NEW HAVEN, Conn. (WTNH) — There might be a misconception about ticks becoming less active in colder months. However, Dr. Molaei of the Connecticut Agricultural Experiment Station (CAES) said they have received about 600 ticks in November alone.
“The Lonestar Tick and Dog Ticks, or American Dog Ticks; they are not active in the winter months. However, the Black-legged, or Deer Tick, remains active all year-round,” Dr. Molaei said.
Adult tick activity peaks for a second time during the year around October and November. If you find a tick on you, the best practice is to pull it out gently with a pair of tweezers.
Dr. Molaei explained, “Gently pull it with a motion that is not harsh, but a unified motion. Then you can pull it out, and hopefully, you will get the tick intact.”
Of course, many people worry about ticks transmitting the pathogen that causes Lyme Disease, but the infection isn’t instant.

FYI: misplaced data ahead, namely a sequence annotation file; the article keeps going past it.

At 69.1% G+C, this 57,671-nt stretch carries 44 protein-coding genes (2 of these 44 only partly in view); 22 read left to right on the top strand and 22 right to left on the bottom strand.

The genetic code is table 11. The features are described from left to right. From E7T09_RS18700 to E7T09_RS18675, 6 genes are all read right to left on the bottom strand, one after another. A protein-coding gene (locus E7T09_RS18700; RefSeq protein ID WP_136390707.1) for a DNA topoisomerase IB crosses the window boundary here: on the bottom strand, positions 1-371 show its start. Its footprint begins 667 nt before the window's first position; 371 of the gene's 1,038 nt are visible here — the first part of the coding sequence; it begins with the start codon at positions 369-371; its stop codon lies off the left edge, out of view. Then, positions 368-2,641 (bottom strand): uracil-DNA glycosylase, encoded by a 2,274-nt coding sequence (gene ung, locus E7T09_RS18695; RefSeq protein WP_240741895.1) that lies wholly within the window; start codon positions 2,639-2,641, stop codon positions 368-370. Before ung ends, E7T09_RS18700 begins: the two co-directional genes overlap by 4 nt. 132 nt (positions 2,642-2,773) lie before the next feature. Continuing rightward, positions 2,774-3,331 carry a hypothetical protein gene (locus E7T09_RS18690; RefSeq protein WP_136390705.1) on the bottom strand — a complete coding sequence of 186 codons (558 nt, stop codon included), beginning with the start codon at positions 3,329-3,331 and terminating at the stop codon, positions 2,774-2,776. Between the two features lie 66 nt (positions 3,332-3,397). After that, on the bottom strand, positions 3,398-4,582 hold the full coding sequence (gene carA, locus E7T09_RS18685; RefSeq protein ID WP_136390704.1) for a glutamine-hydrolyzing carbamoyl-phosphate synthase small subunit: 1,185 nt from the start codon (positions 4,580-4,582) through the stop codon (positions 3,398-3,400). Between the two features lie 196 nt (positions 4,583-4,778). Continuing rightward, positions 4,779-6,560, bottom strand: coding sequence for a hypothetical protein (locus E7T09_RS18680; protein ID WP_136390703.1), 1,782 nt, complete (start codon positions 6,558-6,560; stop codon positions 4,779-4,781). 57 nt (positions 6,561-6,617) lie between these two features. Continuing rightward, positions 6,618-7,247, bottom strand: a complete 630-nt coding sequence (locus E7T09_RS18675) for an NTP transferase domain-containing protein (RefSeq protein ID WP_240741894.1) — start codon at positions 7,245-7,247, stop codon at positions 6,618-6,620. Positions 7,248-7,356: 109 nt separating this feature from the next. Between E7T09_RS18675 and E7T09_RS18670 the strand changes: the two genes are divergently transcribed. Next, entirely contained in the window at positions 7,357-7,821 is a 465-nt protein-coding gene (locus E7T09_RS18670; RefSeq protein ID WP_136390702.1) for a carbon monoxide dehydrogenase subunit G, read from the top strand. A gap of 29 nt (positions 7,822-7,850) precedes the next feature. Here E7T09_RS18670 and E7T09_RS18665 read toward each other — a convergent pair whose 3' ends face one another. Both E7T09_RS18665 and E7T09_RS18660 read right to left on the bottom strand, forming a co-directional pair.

“The amount of time that these ticks are engaged in feeding plays an important role. For instance, for the Lyme Disease pathogen, in order for an infected tick to bite a human and transmit the infection, that tick should be engaged in blood-feeding between 24 to 36 hours,” said Dr. Molaei.
After removing the tick, there’s no need to panic, but you should contact your primary care physician.
Dr. Molaei added, “It is important to remain vigilant, and it’s also important to seek advice and also to send the tick so that we can examine the tick first to determine what species it is.”
You can submit all ticks to CAES; they have a dropbox in their lobby. The building is located at 123 Huntington Street in New Haven.
One more thing, ticks can come into your house via Christmas tree, so be vigilant and check each other out for ticks.